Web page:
Anyway, while Lennie was there, the club’s layout was strange: one room was a barroom, one was a dining room in the back–two rooms–, and the stage was built in between, high up, so naturally, sitting in the barroom, at that time all you could see was the back of everybody’s head; you couldn’t see the stage. The bar would be jammed, and people would be sitting on top of people, so I came up with this idea of building a terrace in the dining room, raise the barroom–I thought it was two feet or so–make a terrace so people could sit raised and see over the people at the bar. I was sitting down talking to Lennie about it, and he says, “Yeah, that’s a great idea”; he can’t see anything anyway, so what the hell.
Sonny and I did it ourselves; one afternoon, Lee and Warne came down, I got some lumber, and away we went. We built the terrace, and I found that people really dug that. That’s an important thing: if you keep coming through with physical changes in a club, people like that; they come in and see it one way, come in and find it another–as long as you’re making it groovier.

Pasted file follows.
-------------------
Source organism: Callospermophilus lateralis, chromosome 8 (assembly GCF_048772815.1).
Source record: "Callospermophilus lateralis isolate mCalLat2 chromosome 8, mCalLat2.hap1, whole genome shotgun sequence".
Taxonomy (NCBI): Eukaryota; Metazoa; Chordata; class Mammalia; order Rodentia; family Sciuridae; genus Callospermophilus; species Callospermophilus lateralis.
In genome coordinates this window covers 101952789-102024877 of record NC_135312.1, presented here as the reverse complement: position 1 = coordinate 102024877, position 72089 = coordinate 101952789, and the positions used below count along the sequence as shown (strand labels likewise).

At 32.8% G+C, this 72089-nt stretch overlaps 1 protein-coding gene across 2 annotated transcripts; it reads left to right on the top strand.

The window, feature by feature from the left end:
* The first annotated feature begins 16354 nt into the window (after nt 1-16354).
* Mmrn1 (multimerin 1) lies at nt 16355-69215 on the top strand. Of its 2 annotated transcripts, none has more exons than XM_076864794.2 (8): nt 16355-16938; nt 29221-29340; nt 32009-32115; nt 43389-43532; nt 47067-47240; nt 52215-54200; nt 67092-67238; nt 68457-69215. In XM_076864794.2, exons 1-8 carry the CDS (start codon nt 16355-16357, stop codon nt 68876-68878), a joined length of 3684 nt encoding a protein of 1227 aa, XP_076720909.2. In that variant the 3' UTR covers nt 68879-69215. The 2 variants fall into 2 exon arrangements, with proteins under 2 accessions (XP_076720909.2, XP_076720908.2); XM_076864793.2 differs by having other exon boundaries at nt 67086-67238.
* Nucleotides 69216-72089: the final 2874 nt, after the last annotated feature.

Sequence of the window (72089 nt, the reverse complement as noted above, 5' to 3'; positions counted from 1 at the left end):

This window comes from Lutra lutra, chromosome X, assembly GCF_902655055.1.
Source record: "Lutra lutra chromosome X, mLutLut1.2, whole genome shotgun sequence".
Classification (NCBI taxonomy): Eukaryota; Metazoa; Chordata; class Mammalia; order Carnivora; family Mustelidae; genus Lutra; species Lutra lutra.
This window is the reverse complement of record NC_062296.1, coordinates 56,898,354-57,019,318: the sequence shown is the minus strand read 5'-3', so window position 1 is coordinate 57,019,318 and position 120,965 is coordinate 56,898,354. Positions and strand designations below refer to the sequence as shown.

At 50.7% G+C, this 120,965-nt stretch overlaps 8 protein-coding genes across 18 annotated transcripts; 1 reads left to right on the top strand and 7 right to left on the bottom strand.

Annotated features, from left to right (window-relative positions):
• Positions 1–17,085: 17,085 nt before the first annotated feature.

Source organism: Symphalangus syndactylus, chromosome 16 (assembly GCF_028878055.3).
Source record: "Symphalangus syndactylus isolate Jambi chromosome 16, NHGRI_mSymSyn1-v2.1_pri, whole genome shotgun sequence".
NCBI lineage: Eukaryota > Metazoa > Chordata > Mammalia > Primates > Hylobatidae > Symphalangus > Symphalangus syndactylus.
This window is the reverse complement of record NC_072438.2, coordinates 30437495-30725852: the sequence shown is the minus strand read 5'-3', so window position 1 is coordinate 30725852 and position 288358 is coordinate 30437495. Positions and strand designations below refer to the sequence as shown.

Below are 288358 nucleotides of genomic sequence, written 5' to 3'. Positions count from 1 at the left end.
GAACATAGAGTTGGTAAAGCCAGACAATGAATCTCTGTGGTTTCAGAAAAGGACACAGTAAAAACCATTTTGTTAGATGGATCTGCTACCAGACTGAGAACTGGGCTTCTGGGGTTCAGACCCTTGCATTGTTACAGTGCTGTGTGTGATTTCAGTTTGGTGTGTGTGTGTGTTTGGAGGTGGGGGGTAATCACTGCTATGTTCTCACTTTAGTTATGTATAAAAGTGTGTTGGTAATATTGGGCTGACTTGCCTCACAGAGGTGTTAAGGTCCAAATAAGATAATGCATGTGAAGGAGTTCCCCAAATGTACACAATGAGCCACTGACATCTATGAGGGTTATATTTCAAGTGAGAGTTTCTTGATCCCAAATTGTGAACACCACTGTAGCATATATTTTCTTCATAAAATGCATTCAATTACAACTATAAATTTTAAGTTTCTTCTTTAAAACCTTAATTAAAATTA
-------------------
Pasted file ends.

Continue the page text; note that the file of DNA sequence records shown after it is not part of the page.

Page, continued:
Around that time, I was running around town during the daytime trying to get publicity; sometimes I would listen to WOR, Bandstand U.S.A., and they were broadcasting live from the Cafe Bohemia, and I’d think, “Gee, that would be a great thing for us to do.” So I got in touch with the people up there, and I say, “Listen, I see you broadcast live jazz spots, 15-minute spots. I’d like to work something out with my club.”
They said, “Sure, we’ll work something out.” I go up to the office, sign the contract–I think it was thirteen weeks, for I forget how much money. This was, in the beginning, a way of getting publicity; I figure what the hell, let them run it until they cut me off, and when I get the bread, I’ll pay them. Anything to get the place going…
Anyway, they brought the lines in, and we broadcast. I think it was every Saturday at